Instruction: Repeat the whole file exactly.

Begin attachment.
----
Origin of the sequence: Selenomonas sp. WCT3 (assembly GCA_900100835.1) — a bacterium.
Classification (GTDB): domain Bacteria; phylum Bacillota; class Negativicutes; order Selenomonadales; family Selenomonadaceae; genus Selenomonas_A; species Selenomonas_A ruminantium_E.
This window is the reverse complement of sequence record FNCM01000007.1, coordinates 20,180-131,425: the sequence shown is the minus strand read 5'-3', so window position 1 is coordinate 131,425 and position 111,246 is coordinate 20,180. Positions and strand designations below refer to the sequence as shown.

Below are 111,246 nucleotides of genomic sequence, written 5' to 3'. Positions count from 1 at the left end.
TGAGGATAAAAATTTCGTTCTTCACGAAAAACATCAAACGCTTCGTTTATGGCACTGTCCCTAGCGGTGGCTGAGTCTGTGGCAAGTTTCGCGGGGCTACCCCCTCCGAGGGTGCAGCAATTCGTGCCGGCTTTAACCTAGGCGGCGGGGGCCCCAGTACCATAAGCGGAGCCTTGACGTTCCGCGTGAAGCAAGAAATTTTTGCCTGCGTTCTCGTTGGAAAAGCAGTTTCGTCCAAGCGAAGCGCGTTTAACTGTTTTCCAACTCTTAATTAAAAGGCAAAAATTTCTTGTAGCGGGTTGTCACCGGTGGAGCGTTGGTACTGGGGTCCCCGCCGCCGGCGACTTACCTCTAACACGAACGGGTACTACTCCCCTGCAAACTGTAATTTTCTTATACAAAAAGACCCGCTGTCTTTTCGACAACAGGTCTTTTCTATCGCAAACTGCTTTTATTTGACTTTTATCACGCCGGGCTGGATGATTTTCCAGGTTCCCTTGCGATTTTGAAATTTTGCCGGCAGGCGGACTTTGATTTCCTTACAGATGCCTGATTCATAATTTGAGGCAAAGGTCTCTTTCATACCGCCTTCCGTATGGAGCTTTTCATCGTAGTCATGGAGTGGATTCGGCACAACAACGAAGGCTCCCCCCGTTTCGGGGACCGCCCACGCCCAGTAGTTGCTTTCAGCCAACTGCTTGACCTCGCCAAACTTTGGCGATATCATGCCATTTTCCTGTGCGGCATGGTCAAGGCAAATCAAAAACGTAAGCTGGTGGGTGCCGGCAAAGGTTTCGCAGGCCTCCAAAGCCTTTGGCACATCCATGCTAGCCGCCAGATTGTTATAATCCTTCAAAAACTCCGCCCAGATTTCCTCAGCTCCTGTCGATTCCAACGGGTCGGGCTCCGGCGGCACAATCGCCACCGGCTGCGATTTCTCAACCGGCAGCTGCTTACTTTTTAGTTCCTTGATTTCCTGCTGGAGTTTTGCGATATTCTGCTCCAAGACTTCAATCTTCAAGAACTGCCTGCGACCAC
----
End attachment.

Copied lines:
Origin of the sequence: Selenomonas sp. WCT3 (assembly GCA_900100835.1) — a bacterium.
Classification (GTDB): domain Bacteria; phylum Bacillota; class Negativicutes; order Selenomonadales; family Selenomonadaceae; genus Selenomonas_A; species Selenomonas_A ruminantium_E.
This window is the reverse complement of sequence record FNCM01000007.1, coordinates 20,180-131,425: the sequence shown is the minus strand read 5'-3', so window position 1 is coordinate 131,425 and position 111,246 is coordinate 20,180. Positions and strand designations below refer to the sequence as shown.

Below are 111,246 nucleotides of genomic sequence, written 5' to 3'. Positions count from 1 at the left end.
TGAGGATAAAAATTTCGTTCTTCACGAAAAACATCAAACGCTTCGTTTATGGCACTGTCCCTAGCGGTGGCTGAGTCTGTGGCAAGTTTCGCGGGGCTACCCCCTCCGAGGGTGCAGCAATTCGTGCCGGCTTTAACCTAGGCGGCGGGGGCCCCAGTACCATAAGCGGAGCCTTGACGTTCCGCGTGAAGCAAGAAATTTTTGCCTGCGTTCTCGTTGGAAAAGCAGTTTCGTCCAAGCGAAGCGCGTTTAACTGTTTTCCAACTCTTAATTAAAAGGCAAAAATTTCTTGTAGCGGGTTGTCACCGGTGGAGCGTTGGTACTGGGGTCCCCGCCGCCGGCGACTTACCTCTAACACGAACGGGTACTACTCCCCTGCAAACTGTAATTTTCTTATACAAAAAGACCCGCTGTCTTTTCGACAACAGGTCTTTTCTATCGCAAACTGCTTTTATTTGACTTTTATCACGCCGGGCTGGATGATTTTCCAGGTTCCCTTGCGATTTTGAAATTTTGCCGGCAGGCGGACTTTGATTTCCTTACAGATGCCTGATTCATAATTTGAGGCAAAGGTCTCTTTCATACCGCCTTCCGTATGGAGCTTTTCATCGTAGTCATGGAGTGGATTCGGCACAACAACGAAGGCTCCCCCCGTTTCGGGGACCGCCCACGCCCAGTAGTTGCTTTCAGCCAACTGCTTGACCTCGCCAAACTTTGGCGATATCATGCCATTTTCCTGTGCGGCATGGTCAAGGCAAATCAAAAACGTAAGCTGGTGGGTGCCGGCAAAGGTTTCGCAGGCCTCCAAAGCCTTTGGCACATCCATGCTAGCCGCCAGATTGTTATAATCCTTCAAAAACTCCGCCCAGATTTCCTCAGCTCCTGTCGATTCCAACGGGTCGGGCTCCGGCGGCACAATCGCCACCGGCTGCGATTTCTCAACCGGCAGCTGCTTACTTTTTAGTTCCTTGATTTCCTGCTGGAGTTTTGCGATATTCTGCTCCAAGACTTCAATCTTCAAGAACTGCCTGCGACCAC